# The derivative of something with respect to $3x+5$?

If you take $(3x+5)^2$ and differentiate it with respect to $3x+5$ it's just $2(3x+5)$. Can someone explain to me how this would actually work out? I understand normal derivatives with respect to say, $x$, where at some point $x$, $f '(x)$ is the slope at that $x$ value. But how would this work out in this situation?

It's very useful to understand that just because you have used a particular variable $x$ in a derivative or an integral does not mean you are stuck having to do all your derivatives or integrals with respect to the same variable.

You can, in fact, take a derivative of the same thing but with respect to a different variable. In both cases, you can interpret the derivative as the slope of a curve on a graph, but which curve you use depends on what you are differentiating over.

Here are two graphs of the quantity $(3x + 5)^2$:

In the graph on the left, $(3x+5)^2$ is plotted as a function of $x,$ much as you might expect. In the graph on the left, the same quantity is plotted as a function of a different variable, $u,$ which we choose to define by the equation $u = 3x + 5.$ Because $u$ is defined that way, the graph it makes is shifted $\frac53$ units to the right (as compared to the graph with respect to $x$) and the plot of the function is three times as wide. (Both graphs are to exactly the same scale.)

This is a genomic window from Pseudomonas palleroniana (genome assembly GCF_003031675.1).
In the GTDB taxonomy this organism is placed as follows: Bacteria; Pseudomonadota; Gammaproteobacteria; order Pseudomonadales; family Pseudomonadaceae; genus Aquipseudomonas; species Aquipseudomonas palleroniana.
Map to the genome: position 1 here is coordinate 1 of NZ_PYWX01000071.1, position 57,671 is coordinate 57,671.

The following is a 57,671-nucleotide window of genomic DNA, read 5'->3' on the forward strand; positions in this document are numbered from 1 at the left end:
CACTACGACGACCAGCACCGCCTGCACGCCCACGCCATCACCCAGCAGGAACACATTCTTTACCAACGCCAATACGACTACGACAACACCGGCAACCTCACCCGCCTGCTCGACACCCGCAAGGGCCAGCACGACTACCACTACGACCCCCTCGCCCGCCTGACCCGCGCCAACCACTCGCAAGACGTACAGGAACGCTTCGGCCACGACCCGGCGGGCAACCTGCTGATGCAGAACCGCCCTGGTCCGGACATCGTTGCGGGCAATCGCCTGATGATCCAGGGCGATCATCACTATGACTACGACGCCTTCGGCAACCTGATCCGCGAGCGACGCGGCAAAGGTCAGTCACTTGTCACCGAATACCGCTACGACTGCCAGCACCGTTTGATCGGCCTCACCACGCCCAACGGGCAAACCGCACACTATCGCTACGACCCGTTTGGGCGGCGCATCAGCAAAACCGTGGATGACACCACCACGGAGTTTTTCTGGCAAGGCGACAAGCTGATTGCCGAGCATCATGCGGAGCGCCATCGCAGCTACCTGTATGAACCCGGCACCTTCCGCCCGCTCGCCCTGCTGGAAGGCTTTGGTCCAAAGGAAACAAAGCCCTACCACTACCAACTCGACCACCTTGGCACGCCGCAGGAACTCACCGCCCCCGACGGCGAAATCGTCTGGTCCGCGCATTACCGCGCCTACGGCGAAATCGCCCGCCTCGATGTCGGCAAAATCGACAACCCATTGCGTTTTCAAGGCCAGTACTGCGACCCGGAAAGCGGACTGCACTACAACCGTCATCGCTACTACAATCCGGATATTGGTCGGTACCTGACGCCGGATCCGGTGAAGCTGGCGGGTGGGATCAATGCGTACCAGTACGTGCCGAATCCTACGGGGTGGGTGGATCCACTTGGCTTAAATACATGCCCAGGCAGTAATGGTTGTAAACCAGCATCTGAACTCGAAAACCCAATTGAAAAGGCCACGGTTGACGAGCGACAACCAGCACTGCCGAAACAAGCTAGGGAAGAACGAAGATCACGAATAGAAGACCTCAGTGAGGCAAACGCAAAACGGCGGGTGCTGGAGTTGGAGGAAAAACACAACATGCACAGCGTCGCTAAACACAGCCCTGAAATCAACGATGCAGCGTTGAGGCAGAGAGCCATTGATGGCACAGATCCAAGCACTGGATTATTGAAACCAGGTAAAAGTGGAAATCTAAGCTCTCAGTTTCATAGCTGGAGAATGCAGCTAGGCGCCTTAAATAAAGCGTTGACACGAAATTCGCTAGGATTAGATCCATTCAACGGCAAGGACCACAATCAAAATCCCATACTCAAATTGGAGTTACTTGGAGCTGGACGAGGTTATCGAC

It is sometimes very helpful to use a different variable in this way. Here we can already see that the graph with respect to $u$ can be a little easier to work with than the graph with respect to $x,$ since the graph over $u$ is symmetric around the $y$-axis.

$\dfrac{df}{d(3x+5)}\cdot\dfrac{d(3x+5)}{dx}=\dfrac{df}{dx}$, by the chain rule. Dividing, we get:

$\dfrac{df}{d(3x+5)}=\dfrac{df}{dx}\div\dfrac{d(3x+5)}{dx}=f'(x)\div3=\dfrac{f'(x)}3$.

So, in summary, the derivative of $f$ with respect to $3x+5$ is just $\dfrac{f'(x)}3$.

Well, define $$f(x)=(3x+5)^2$$ and $$g(x)=3x+5.$$

In doing this, you are essentially calculating the value of $$\frac{f'(x)}{g'(x)}$$ since, you are trying to know how $f(x)$ changes with a change in $g(x)$; since they both relate to $x$, you can see that by changing the value of $g(x)$ at a rate of $r$, the value $x$ will be changing at a rate of $\frac{r}{g'(x)}$ and so the value of $f(x)$ must be changing at a rate of $\frac{r}{g'(x)}f'(x)=r\frac{f'(x)}{g'(x)}$. This is an intuitive way to see it.

Algebraically, you can always see that, if we set $$v = f(x)$$ and $$u = g(x)$$ then we get $$dv = f'(x) dx$$ $$du = g'(x) dx$$ and hence $$\frac{g'(x)}{du} = dx$$ meaning, by substitution $$dv = \frac{f'(x)}{g'(x)} du$$ $$\frac{dv}{du} = \frac{f'(x)}{g'(x)}$$ (the fact that such manipulations work on $du$, $dx$, and $dv$ is essentially equivalent to the chain rule)

This is the differentiate rule of composite functions.

Here we can view $3(x+5)$ as $f(x)=u^2=(3x+5)^2$ and $u=3x+5$. Accroding the differentiate rule of composite functions, we have $$f'(x)=2u\times u'(x)=2(3x+5)\times 3=6(3x+5).$$

However, respect to $u$, it will be $2u$.